Then broadband arrived, and with it, the FCC’s big mistake. A 2002 order declared all components of cable broadband Internet service – transport as well as content provision – to be an information service, and thus free from regulation. That meant a cable company ISP did not have to accommodate other ISPs on its wires. Having gone that far, the FCC had little choice but to level the playing field by extending the same treatment to the telephone company ISPs. That is why, if you have broadband Internet service, your ISP is probably Comcast or Verizon, or their equivalents in your area. That is why, if you are unhappy with the service, you don’t have a lot of other ISP options.
The FCC made these rulings at the request of the cable and telephone companies. If we have to share our broadband facilities, the companies said, we won’t have the incentive to build them, so the nation will have to go without broadband. Some other countries see Internet access as a vital public resource, like highways and airports, and fund it accordingly. But not the United States. The FCC took the cable and telephone companies at their word, and gave them what amounts to an unregulated duopoly. Now the court has said the companies can exploit their privileged position.
The fix is simple, in principle, although hard to pull off. Long-time readers – both of you – may have seen this proposal before. Now the court decision has made it urgent.
First – this is the hard part – the FCC has to reverse the 2002 and 2005 decisions. It must declare that broadband data transport (but not content) is once again a common carrier service. This is “reclassification,” in Washington-speak. The broadband ISPs would object, to put it mildly. Those in Congress who favor a free market in principle, even where there is none in practice, would likewise object. So, probably, would the two Republican commissioners. If it can take the political heat, though, the FCC is legally free to change its mind. It can especially do so here, where broadband transport arguably falls into the definition of a common carrier telecommunications service. True, the Supreme Court upheld the FCC decision that made cable transport an information service. But it really just upheld the FCC’s discretion to make the call, so a contrary decision would likely receive the same green light.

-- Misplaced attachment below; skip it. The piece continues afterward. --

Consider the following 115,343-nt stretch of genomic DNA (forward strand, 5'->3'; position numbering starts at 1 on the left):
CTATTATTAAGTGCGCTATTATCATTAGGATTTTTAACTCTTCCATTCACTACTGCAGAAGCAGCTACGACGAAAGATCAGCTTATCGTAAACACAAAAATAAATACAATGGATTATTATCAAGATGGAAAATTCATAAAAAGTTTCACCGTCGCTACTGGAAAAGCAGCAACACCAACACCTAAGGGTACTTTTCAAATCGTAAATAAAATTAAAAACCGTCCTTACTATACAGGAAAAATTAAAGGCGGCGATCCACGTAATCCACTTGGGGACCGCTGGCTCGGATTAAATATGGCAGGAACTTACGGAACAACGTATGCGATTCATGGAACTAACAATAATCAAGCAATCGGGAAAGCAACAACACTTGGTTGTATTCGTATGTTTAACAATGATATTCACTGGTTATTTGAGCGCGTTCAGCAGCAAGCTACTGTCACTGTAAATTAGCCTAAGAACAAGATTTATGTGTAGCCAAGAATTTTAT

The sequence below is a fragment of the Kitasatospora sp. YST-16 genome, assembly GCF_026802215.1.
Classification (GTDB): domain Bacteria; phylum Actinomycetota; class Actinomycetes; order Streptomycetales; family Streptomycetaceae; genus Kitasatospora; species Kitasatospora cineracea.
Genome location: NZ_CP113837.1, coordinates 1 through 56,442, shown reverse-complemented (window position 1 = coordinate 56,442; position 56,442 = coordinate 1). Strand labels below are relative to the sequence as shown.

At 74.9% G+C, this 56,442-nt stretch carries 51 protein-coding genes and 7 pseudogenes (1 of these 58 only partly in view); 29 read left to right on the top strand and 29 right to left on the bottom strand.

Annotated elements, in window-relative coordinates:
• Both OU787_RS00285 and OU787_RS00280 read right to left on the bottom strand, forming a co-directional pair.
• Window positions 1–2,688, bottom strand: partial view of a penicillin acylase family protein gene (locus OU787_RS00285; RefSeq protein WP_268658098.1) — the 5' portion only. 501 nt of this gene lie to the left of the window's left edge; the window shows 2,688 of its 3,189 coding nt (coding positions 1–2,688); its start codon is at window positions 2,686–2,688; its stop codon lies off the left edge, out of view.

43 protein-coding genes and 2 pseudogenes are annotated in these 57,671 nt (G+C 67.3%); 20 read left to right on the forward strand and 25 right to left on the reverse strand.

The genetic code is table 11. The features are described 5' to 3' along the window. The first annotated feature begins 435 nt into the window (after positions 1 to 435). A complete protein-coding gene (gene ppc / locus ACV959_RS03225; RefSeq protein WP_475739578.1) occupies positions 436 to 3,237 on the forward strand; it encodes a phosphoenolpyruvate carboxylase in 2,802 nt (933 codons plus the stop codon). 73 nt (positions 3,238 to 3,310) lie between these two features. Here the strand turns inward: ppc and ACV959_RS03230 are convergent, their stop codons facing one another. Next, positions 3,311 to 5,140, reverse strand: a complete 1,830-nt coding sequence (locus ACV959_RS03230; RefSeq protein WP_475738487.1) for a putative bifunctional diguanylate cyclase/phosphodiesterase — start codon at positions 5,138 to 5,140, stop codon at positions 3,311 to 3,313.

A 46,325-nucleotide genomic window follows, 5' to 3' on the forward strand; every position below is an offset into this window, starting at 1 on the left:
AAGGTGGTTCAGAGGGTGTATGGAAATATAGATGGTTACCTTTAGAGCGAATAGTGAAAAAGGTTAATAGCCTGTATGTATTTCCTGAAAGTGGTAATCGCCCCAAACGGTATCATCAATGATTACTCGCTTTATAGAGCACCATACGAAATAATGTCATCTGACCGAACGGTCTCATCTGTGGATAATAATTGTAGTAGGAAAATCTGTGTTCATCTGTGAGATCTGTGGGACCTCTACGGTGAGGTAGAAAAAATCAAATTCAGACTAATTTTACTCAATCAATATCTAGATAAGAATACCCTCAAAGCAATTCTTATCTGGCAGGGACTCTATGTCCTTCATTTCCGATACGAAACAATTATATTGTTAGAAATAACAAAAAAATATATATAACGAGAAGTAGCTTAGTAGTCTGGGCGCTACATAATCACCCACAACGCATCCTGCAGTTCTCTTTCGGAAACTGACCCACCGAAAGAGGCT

But wait: how would regulating transport address the problem of net neutrality, which relates solely to content?
The FCC would exercise its newly reclaimed right to regulate broadband data transport in only one narrow respect: it would impose Computer III type rules as to broadband. Comcast, Verizon et al. would have to lease capacity on their wires to competing ISPs. They could charge lease rates that fairly reflect the costs of building out and maintaining the facilities, plus a reasonable profit. But they would no longer be the sole ISPs in the neighborhoods they serve.
Then, suddenly, there really would be a functioning market for ISP service. A customer who did not like having particular content impaired – or could not get through on the phone, or had any other complaint about the service – could easily switch to a different ISP, without having to change the physical connection to his home. The facilities-based providers, like Comcast and Verizon, would be steered by competition, rather than regulation. Those that did not offer unimpaired access to content would lose business to other ISPs.
The result would be real net neutrality, without any rules to require it.
As a side benefit, consumers could sign up with specialized ISPs that provide only family-friendly content, or offer support for older people, or shut off at 11 p.m. on school nights – pretty much anything having enough demand. Yet all decisions on content would ultimately rest with the customer, not with one or two ISPs.
Will the FCC actually do this? Probably not. Reclassification is such a political third rail that successive FCC chairmen have assured Congress it is off the table. But the court has now closed off every other realistic route toward net neutrality. The FCC can either straighten up and take on a hostile Congress, or it can stand back and watch the Internet devolve into the profit-making tool of a few powerful companies. This blogger just doesn’t see a third alternative.